Flagstaff City Council met to discuss approval of a grant requested by Flagstaff Police Department (FPD) and reimbursement for installation of a pipeline. The meeting concluded with further discussion on the city’s e-bike debate.

Councilmember Austin Aslan opened the Oct. 1 meeting because Mayor Evans was set to arrive later. Multi-Modal Planner Martin Ince led this e-bike discussion and provided results from polls on Class 1 and 2 e-bikes on Flagstaff trails.

“These e-bikes get more people on bikes and less vehicles on the road,” Ince said. “This could help the city reach its climate goals.”

According to the poll information, committee members provided reasons for voting in favor of the e-bikes. Proponents agreed that e-bikes should be treated the same as pedal bicycles. Council also concluded that e-bikes provide a more accessible transportation option for those with mobility limitations.

Resident Jim Gibson followed Ince’s presentation. Gibson spoke in favor of the e-bikes and explained how they have helped his wife increase her bicycling mobility.

“First of all, my experience here has been overwhelmingly positive,” Gibson said. “My wife has been unable to ride as it was too hard for her to commute. Since we’ve gotten the e-bikes, we’ve been commuting almost daily.”

Councilmember Jim McCarthy spoke in response to residents in favor of the e-bikes. He said it may be best for the council to stick with their original compromise of regulating e-bike use on Flagstaff trails.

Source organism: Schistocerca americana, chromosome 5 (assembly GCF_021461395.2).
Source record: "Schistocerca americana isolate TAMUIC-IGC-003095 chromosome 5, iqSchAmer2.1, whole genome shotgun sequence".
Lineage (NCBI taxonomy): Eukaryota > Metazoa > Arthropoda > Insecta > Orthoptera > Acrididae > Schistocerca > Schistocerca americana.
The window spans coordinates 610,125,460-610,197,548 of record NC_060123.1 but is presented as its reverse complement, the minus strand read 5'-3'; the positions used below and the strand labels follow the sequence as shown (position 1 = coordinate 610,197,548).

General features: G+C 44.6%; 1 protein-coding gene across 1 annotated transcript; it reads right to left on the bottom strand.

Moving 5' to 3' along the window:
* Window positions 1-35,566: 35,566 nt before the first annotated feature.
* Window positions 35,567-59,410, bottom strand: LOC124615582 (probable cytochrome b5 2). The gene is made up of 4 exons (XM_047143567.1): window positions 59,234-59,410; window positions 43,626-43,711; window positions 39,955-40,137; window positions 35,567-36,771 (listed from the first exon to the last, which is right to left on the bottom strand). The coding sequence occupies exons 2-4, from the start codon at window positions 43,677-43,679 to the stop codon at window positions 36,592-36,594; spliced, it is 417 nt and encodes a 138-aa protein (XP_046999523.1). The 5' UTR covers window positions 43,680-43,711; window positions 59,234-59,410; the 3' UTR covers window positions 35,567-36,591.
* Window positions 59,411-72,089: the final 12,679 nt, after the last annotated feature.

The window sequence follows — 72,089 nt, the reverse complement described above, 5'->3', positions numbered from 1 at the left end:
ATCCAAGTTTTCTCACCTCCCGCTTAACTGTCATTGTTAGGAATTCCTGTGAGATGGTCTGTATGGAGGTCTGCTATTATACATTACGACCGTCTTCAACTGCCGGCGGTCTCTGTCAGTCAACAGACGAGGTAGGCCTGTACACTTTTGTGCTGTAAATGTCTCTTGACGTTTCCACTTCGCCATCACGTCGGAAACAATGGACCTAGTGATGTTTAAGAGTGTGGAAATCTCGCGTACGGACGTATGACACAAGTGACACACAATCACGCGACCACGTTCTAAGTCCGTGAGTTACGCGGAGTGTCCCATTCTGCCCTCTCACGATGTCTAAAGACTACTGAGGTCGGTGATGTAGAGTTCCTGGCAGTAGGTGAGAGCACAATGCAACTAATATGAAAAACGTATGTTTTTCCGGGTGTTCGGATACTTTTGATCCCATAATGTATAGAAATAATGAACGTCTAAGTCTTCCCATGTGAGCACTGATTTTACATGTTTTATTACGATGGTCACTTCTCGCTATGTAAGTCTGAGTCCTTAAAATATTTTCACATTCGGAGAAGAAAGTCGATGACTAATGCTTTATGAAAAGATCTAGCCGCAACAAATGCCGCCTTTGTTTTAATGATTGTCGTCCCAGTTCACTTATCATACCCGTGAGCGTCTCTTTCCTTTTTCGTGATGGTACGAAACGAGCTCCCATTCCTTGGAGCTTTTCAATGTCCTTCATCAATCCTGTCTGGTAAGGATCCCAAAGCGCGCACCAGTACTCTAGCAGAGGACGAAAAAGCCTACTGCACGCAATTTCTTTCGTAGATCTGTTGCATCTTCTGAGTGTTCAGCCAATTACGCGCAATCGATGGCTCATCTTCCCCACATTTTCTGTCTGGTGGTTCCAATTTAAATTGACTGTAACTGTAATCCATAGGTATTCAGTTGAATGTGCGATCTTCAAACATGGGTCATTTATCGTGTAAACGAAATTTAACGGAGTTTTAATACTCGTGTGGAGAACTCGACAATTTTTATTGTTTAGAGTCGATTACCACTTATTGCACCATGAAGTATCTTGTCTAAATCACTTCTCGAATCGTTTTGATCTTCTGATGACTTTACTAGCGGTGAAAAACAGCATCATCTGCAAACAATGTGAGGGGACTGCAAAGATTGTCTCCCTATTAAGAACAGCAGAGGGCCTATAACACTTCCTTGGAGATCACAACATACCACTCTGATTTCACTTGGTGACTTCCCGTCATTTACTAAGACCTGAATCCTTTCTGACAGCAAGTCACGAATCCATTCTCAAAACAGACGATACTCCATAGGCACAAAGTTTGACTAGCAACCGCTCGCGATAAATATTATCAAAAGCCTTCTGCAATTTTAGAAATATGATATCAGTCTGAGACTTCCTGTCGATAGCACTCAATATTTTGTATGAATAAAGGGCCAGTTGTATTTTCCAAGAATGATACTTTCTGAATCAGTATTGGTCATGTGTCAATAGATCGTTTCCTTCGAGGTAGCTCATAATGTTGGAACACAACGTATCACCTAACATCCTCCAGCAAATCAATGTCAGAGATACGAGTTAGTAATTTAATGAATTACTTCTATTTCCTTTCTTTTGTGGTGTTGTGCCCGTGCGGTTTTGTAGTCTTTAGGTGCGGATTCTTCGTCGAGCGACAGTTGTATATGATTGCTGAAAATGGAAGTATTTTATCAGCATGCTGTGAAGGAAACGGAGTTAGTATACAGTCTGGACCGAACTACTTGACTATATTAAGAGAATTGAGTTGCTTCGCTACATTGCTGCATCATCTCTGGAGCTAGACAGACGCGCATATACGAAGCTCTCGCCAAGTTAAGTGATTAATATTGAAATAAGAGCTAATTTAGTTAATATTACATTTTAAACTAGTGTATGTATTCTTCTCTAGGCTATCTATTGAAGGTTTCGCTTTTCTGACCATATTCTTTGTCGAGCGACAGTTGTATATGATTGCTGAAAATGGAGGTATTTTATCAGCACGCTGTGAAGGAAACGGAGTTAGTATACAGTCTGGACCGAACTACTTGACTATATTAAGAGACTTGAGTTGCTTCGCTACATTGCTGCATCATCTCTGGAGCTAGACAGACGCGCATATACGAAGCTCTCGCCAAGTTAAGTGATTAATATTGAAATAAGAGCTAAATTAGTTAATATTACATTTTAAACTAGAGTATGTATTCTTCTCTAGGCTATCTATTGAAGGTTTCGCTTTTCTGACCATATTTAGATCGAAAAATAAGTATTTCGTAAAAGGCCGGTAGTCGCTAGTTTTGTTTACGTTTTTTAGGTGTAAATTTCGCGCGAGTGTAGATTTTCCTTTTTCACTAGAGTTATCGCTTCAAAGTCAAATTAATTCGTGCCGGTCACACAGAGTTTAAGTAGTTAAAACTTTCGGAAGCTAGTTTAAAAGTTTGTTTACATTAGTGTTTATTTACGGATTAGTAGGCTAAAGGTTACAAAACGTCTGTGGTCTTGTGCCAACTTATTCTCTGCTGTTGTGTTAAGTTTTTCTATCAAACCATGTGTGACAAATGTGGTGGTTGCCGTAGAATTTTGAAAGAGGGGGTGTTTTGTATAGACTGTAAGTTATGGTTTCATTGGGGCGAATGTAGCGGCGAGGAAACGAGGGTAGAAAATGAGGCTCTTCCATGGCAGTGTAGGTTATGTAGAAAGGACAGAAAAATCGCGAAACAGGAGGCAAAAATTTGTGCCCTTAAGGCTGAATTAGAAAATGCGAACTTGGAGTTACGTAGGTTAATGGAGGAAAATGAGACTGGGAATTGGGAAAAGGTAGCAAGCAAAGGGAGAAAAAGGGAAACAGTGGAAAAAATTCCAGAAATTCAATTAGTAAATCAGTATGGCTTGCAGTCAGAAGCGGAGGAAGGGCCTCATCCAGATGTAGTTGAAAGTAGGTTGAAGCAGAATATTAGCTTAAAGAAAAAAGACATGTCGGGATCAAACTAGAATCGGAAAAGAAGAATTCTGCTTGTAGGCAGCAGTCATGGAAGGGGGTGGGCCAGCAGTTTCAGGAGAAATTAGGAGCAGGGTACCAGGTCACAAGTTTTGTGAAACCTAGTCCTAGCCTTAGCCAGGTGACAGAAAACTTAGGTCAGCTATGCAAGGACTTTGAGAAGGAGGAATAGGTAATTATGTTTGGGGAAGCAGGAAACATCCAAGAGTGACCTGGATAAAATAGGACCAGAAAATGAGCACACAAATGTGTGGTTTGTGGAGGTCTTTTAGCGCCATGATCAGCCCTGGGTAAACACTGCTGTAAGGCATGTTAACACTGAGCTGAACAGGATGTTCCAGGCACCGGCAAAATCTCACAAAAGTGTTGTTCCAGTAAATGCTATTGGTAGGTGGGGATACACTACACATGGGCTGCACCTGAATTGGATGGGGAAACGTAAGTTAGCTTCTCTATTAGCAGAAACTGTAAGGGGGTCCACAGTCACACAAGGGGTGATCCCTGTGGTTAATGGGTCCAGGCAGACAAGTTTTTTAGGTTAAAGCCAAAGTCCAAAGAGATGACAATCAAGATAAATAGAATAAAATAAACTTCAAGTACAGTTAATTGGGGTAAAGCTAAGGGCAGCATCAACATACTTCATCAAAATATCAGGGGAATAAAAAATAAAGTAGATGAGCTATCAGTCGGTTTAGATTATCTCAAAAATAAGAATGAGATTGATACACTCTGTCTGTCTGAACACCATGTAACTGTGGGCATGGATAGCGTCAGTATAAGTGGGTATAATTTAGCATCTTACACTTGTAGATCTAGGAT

“We could have another two hours of discussion about this like in July, but I would suggest we stay with the compromise we initially came up with,” McCarthy said.

Mayor Coral Evans concluded the majority of council members agreed to stay with the initial compromise on e-bikes in Flagstaff.

FPD requested approval of the 2019 Edward Byrne Memorial Justice Assistance Grant. The department's support service manager Jennifer Brown spoke on behalf of the department.

Councilmember Jamie Whelan asked for clarification on what exactly the grant would be used for.

“I understand that the grant will be used for community policing,” Whelan said. “How do we know that the money won’t be used for something else later on?"

Brown clarified the specifics of the grant and what exactly it will be used for.

“We specify in the contract that it will used specifically for community policing,” Brown said.

Council then considered approval of reimbursement to Vintage Partners and Woody Mountain LLC for a new public sewer line. Whelan asked for clarification on this request.

“The funding remains whole but we’re taking that funding and we’re using it now?” Whelan said. “Several times we’ve gotten into projects that were budgeted another time so we didn’t have funding for it.”

Water Services Divisions Engineering Manager Ryan Roberts responded addressing Whelan’s concerns. He did not anticipate any budget issues.

“We did our due diligence in vetting this project,” Roberts said. “We couldn’t have predicted this issue.”

After some clarification, the city council approved the reimbursement.

Councilmembers considered adoption of resolution 2019-45. This resolution would approve an Intergovernmental Agreement between the Arizona Department of Economic Security and the city to provide up to $150,000 in city funding to developmental disability service providers of the city.

After these granted approvals and further review of e-bikes on Flagstaff trails and roads, the council addressed resident concerns.

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